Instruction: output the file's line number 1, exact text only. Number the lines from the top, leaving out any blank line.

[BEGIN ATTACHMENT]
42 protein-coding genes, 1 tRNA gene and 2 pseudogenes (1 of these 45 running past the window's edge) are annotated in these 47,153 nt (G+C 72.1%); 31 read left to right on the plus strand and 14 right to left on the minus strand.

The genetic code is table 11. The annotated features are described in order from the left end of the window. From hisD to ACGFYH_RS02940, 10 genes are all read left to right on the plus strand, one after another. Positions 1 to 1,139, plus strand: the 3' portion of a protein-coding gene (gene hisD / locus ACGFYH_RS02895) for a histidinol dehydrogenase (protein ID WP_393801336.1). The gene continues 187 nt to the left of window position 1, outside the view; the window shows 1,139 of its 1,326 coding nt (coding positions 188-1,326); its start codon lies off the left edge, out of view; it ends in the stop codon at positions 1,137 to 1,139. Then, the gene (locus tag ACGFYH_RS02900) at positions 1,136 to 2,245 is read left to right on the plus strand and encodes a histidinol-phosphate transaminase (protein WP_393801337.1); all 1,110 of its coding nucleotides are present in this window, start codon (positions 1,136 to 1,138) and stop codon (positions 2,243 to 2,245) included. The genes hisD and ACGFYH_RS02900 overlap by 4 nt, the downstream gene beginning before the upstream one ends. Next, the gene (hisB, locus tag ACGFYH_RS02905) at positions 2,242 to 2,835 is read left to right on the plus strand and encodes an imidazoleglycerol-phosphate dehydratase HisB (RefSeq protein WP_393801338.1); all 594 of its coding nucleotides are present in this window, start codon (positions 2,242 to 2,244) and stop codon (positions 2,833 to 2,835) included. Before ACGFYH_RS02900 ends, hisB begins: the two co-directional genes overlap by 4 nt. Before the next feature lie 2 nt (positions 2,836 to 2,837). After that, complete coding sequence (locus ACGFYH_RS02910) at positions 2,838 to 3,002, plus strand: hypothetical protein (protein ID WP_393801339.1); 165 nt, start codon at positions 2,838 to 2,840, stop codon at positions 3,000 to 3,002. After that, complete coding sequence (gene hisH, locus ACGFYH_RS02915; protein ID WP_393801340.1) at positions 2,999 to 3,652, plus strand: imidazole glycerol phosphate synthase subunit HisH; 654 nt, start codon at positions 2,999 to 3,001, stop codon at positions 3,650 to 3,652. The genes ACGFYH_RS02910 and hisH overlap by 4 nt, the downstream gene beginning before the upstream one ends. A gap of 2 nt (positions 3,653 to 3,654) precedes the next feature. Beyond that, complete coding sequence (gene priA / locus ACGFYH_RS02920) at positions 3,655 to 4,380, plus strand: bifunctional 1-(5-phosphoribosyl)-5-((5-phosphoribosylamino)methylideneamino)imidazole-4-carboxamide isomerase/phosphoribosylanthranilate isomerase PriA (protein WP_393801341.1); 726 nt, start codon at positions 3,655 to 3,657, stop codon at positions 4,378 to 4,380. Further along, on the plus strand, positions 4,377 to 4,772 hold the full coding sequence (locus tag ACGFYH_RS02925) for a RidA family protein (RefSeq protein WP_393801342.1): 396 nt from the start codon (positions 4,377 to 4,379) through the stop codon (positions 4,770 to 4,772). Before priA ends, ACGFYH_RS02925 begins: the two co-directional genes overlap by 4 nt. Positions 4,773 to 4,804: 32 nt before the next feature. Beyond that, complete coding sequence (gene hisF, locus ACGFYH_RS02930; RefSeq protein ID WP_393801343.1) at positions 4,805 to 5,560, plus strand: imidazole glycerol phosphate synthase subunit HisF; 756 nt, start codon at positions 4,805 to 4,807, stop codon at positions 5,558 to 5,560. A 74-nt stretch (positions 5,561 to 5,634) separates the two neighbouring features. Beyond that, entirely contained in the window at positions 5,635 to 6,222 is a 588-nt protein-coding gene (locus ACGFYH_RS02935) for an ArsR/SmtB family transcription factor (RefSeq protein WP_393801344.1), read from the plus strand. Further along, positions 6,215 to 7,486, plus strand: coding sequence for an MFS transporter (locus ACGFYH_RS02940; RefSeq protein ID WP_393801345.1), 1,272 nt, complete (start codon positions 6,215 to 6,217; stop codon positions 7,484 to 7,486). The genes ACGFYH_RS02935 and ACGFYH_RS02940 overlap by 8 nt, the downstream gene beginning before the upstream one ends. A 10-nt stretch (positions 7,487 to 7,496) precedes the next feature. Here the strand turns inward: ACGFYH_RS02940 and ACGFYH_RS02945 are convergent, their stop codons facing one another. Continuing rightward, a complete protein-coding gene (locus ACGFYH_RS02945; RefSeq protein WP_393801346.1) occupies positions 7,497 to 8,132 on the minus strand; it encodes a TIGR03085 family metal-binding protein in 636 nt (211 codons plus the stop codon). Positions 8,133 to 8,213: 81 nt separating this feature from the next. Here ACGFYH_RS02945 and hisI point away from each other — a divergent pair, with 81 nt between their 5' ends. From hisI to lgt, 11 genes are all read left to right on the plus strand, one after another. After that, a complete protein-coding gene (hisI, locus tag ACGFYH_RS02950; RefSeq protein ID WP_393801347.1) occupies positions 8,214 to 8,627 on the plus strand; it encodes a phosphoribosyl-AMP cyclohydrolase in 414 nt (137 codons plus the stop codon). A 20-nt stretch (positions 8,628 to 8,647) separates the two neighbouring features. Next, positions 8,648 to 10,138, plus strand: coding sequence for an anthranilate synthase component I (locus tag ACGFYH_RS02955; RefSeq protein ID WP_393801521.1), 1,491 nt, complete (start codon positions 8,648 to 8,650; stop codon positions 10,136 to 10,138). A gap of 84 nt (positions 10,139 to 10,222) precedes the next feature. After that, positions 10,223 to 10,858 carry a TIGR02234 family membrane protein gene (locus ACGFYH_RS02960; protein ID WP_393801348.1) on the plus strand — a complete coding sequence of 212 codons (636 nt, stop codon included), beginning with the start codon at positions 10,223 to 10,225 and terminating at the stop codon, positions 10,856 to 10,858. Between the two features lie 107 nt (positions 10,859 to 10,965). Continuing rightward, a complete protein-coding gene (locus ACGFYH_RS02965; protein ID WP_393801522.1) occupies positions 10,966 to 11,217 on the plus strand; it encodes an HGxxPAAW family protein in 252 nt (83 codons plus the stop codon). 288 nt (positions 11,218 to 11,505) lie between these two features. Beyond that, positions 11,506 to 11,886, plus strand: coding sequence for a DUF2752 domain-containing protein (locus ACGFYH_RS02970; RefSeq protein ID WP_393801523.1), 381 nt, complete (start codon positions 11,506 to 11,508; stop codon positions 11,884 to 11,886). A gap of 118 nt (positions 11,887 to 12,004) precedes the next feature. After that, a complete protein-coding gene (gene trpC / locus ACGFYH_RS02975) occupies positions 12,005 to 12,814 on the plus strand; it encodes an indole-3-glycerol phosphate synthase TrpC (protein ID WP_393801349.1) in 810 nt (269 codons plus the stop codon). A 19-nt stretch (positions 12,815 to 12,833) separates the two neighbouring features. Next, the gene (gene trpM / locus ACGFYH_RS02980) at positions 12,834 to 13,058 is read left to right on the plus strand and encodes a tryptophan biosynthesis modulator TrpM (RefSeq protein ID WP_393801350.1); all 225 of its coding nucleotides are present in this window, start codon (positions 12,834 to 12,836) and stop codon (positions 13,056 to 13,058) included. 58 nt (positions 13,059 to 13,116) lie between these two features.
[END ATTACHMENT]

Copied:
42 protein-coding genes, 1 tRNA gene and 2 pseudogenes (1 of these 45 running past the window's edge) are annotated in these 47,153 nt (G+C 72.1%); 31 read left to right on the plus strand and 14 right to left on the minus strand.